This post tries to compare how the home is similar to the work place.
Somehow most people are impressed with the amount of IT stuff i have in my home. To be honest, it used to be more impressive with a full height rack and all my mounted equipment.
Since marriage and children, its scaled down to a 9U rack with the simple contents of:
1. cable modem
2. wireless router
3. cat6 patch panel
4. 16 port switch
5. network attached storage
The rack nicely tucked away in the store room out of site. My machine count has scaled down considerably as well.
1. Windows Vista Desktop - Media Center, Games, Vmware, etc
2. Mac book pro laptop - my main "workstation"
3. Boring work laptop with office apps
4. Xbox 360 and Wii
So in terms of space, it doesn't take up a ton of space as its just these 2 visible computers most of the time. However, this excludes my multiple mixers, audio interfaces, synths, guitars, amps, speakers, mics, effects pedals, drum kit and PA system. Which of course is another story.
So going back to the story about how the home is similar to the enterprise. In fact I believe the home is the smarter enterprise.
For infrastructure, described by my equipment list, it shows a concept of a front end and back end. Front end being where all the user interfaces are (laptop and desktop) and the back end (network and storage) which are neatly tucked away.
Notice, I didn't put the "servers\services" in the backend. Basically I think that data or information is the most important. Applications, services and servers have upgrades and change, these are destructable. Data doesn't change, it gets migrated.
There are examples of business functions and how they work in the home:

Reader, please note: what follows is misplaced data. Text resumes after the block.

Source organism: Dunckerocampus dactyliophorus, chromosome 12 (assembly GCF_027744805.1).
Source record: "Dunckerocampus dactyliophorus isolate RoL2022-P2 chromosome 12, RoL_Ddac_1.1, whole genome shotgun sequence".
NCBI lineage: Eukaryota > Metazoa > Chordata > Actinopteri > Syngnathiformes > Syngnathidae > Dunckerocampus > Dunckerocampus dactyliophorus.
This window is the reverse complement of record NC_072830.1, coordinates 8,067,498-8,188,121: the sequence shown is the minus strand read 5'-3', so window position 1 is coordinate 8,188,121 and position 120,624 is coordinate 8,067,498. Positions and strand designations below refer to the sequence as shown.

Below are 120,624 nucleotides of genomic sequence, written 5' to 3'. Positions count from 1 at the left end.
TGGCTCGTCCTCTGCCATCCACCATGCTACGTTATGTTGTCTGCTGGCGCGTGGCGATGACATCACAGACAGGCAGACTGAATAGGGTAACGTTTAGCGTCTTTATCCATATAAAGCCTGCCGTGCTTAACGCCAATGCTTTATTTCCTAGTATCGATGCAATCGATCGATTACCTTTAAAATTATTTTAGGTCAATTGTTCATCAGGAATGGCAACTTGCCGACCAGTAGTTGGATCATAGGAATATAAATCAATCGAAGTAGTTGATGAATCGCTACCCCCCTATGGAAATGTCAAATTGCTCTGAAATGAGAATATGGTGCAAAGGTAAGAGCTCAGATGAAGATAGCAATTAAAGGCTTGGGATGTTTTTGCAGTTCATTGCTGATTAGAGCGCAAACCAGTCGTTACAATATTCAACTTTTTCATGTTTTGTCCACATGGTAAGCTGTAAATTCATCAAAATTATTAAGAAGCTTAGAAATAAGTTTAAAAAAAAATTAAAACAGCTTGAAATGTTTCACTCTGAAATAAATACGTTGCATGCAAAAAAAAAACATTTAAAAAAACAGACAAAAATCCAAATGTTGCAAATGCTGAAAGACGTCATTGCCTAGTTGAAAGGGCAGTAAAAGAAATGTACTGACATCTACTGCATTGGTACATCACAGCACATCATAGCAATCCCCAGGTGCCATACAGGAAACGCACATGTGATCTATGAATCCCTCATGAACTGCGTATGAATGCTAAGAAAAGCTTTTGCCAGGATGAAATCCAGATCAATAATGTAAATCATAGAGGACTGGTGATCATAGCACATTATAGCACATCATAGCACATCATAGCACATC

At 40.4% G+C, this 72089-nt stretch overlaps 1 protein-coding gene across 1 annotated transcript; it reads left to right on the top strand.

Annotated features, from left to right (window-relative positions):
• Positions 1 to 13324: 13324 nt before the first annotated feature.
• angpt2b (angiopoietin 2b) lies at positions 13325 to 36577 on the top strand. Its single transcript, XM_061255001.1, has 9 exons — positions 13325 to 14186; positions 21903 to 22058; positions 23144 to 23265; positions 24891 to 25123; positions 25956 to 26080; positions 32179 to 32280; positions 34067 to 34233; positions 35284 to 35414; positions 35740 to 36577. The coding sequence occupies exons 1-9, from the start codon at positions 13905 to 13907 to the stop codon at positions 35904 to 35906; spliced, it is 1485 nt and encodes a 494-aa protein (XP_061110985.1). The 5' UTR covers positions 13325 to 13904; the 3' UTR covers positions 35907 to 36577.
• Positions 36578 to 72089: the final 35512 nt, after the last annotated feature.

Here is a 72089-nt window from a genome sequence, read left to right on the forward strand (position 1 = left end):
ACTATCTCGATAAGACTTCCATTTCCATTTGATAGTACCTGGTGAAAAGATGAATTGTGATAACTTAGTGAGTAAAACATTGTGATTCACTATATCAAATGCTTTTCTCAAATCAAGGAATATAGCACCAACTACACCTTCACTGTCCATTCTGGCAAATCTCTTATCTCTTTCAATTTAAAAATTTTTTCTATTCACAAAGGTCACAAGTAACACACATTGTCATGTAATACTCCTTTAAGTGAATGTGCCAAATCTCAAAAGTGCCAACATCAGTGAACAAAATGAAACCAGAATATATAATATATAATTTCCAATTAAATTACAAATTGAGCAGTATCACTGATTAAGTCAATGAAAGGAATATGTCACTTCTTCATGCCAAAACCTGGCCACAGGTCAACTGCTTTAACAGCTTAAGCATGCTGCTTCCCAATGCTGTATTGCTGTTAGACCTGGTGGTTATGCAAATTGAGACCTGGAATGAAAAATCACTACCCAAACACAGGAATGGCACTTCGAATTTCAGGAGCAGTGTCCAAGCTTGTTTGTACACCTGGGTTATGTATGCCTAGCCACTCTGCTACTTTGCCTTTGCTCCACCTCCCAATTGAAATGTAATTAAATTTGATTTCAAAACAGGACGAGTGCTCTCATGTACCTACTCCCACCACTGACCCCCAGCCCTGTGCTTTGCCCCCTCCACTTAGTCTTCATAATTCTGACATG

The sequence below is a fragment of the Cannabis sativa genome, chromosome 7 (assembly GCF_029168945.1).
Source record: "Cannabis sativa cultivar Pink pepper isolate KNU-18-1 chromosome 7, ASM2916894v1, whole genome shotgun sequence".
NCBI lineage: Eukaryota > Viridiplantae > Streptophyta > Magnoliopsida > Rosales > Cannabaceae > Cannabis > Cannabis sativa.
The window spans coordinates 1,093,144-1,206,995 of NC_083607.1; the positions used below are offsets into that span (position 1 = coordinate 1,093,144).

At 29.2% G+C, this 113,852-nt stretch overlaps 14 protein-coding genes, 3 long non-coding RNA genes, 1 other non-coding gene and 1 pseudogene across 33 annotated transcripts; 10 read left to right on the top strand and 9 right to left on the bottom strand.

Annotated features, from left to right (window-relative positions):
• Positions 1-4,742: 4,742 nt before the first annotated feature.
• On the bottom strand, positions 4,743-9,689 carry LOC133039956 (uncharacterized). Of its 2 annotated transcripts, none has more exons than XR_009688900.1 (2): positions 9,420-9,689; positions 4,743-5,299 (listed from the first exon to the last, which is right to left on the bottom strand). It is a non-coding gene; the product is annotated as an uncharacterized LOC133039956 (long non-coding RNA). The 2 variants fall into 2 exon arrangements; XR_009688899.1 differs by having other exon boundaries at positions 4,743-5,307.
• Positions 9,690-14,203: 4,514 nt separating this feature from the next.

Finance and Human resources - Online Banking, Open Office Suite to collect and compile data, Yahoo\Google email groups, Google sites, for publishing of policies and Spreadsheets for controlling payroll.
Sales, Marketing, Advertising and Media - Blogs, Google sites, Myspace, Facebook. Email groups.
IT Department, Your kids, which you will realise is more of a cost that everyone likes to spend money on without producing tangible results. Also collaboration software like Skype and Internet Messengers or other voIP providers.
So, the facts are that, there isn't explicit costs in setting up IT infrastructure in the home. There are concepts like outsourcing to different service providers leaving you to only manage content. There also isn't a huge cost involved and there is also high availiability with "cloud" computing. As long as our internet service provider doesn't muck up. Even then, we have mobile broadband as an alternative backup connectivity or our DR site being our parents place.
My conclusion is that there is almost no difference between a home and the enterprise. Sure there may be more users, but there also a lot more ways to go around the problem.
Since we are getting so good at managing IT at home, why is it still a problem in the enterprise?
The answer is in the question. Management which is the highest cost to the business and the most ineffective. Machines, functions and services are just tools and the problem always lies between the keyboard and the chair.
Saturday, November 29, 2008
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